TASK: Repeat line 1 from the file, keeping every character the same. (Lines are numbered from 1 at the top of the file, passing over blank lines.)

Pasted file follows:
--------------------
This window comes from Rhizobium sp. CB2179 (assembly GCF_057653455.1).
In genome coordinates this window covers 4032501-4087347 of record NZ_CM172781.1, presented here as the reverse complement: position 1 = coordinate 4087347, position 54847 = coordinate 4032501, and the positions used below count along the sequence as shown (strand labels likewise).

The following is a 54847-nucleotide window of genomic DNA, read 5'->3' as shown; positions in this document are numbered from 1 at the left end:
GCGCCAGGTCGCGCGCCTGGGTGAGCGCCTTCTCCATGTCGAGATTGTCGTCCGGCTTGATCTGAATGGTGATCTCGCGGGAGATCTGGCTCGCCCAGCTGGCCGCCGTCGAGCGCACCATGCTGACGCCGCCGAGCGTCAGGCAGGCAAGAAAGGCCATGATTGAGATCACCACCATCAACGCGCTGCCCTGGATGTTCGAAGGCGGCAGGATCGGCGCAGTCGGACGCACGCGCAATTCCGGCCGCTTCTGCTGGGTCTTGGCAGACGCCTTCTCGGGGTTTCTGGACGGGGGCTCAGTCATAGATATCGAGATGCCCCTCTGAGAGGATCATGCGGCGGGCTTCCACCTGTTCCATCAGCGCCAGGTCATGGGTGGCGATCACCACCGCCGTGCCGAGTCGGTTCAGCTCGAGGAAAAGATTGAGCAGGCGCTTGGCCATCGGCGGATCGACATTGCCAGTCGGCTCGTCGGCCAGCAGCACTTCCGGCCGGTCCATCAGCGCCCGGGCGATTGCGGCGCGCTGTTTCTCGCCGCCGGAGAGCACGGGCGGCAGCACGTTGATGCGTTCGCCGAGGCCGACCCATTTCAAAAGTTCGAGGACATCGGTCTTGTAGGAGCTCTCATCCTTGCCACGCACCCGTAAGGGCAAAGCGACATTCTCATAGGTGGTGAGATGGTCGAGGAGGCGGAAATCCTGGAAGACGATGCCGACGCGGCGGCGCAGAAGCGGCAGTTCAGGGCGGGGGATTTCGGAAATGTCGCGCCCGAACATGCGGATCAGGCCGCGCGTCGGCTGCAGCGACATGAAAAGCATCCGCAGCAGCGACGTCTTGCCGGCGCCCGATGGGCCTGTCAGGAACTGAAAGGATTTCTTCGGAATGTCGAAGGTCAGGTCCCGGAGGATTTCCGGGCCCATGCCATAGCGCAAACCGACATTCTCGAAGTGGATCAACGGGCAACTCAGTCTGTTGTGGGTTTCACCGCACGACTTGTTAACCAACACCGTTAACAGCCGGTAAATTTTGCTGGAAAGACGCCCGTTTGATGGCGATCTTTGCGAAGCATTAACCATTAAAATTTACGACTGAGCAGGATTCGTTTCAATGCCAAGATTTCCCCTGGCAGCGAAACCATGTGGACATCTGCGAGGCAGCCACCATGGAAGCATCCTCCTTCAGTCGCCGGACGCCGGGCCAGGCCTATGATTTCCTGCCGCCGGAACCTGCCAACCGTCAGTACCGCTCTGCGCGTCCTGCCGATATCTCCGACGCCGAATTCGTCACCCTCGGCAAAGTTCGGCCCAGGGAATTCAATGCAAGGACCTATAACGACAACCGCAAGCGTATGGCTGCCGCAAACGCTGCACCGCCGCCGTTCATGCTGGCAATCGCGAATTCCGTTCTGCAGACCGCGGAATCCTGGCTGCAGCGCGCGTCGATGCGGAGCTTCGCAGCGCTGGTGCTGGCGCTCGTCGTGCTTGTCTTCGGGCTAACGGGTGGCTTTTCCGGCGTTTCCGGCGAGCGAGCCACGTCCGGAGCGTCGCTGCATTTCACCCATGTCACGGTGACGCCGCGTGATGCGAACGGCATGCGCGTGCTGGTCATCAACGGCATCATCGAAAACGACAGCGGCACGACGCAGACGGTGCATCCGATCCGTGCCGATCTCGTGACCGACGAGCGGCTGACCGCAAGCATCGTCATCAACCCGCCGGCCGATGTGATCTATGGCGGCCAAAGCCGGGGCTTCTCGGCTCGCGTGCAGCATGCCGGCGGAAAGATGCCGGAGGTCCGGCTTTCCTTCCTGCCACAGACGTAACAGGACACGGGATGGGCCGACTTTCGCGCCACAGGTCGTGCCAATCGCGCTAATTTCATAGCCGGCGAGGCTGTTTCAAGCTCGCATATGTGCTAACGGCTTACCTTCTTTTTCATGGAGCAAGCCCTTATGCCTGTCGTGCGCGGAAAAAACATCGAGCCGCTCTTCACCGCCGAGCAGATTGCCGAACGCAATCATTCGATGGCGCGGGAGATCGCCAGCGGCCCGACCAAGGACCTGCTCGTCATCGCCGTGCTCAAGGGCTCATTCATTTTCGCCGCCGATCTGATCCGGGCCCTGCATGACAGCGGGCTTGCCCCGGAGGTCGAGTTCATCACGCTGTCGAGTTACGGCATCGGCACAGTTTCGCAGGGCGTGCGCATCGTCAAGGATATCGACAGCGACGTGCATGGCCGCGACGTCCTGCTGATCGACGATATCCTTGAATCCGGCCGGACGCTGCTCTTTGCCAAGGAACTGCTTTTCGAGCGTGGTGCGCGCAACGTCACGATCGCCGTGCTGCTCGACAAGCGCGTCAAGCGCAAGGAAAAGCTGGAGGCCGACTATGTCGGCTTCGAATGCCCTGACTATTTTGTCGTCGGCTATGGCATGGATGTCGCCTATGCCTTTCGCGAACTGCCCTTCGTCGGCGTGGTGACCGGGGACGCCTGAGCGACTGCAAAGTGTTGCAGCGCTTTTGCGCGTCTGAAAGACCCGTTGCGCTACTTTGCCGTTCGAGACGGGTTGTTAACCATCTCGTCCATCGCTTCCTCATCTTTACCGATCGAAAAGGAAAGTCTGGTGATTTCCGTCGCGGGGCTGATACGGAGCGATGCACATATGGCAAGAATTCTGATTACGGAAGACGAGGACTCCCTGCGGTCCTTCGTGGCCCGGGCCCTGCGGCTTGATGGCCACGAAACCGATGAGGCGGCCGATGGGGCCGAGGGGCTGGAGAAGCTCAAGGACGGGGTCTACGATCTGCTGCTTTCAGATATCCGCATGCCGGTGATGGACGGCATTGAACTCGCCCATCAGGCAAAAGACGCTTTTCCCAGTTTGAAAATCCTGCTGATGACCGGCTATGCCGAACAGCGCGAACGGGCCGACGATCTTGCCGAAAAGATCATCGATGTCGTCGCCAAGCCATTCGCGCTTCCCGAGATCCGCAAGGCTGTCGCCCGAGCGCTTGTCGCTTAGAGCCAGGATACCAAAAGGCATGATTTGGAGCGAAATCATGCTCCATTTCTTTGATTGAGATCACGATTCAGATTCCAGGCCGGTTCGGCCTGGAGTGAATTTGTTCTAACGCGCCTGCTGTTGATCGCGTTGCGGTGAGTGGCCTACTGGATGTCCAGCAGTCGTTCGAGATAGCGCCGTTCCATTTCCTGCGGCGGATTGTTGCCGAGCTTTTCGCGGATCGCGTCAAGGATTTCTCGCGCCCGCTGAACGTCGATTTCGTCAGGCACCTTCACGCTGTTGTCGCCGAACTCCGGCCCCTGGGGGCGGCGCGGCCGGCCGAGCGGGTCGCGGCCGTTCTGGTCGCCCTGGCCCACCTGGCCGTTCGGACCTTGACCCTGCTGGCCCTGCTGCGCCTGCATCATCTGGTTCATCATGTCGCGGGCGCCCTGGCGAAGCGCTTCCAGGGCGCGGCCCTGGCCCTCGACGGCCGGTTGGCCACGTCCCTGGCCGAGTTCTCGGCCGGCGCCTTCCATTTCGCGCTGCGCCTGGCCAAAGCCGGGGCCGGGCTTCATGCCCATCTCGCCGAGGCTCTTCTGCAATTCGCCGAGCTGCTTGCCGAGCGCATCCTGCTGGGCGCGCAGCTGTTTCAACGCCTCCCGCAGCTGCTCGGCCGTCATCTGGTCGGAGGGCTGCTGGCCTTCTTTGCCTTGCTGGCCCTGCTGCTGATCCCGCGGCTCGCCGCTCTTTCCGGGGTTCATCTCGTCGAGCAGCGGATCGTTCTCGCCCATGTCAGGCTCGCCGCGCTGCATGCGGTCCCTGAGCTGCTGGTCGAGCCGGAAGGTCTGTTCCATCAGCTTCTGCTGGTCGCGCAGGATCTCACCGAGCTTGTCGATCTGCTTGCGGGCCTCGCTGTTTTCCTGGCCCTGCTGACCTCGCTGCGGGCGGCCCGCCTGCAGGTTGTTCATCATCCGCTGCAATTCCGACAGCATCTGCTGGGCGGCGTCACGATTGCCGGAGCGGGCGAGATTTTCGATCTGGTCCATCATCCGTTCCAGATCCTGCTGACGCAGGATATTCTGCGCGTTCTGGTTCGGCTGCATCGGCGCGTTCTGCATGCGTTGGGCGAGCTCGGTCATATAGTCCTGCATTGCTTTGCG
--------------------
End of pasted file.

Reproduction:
This window comes from Rhizobium sp. CB2179 (assembly GCF_057653455.1).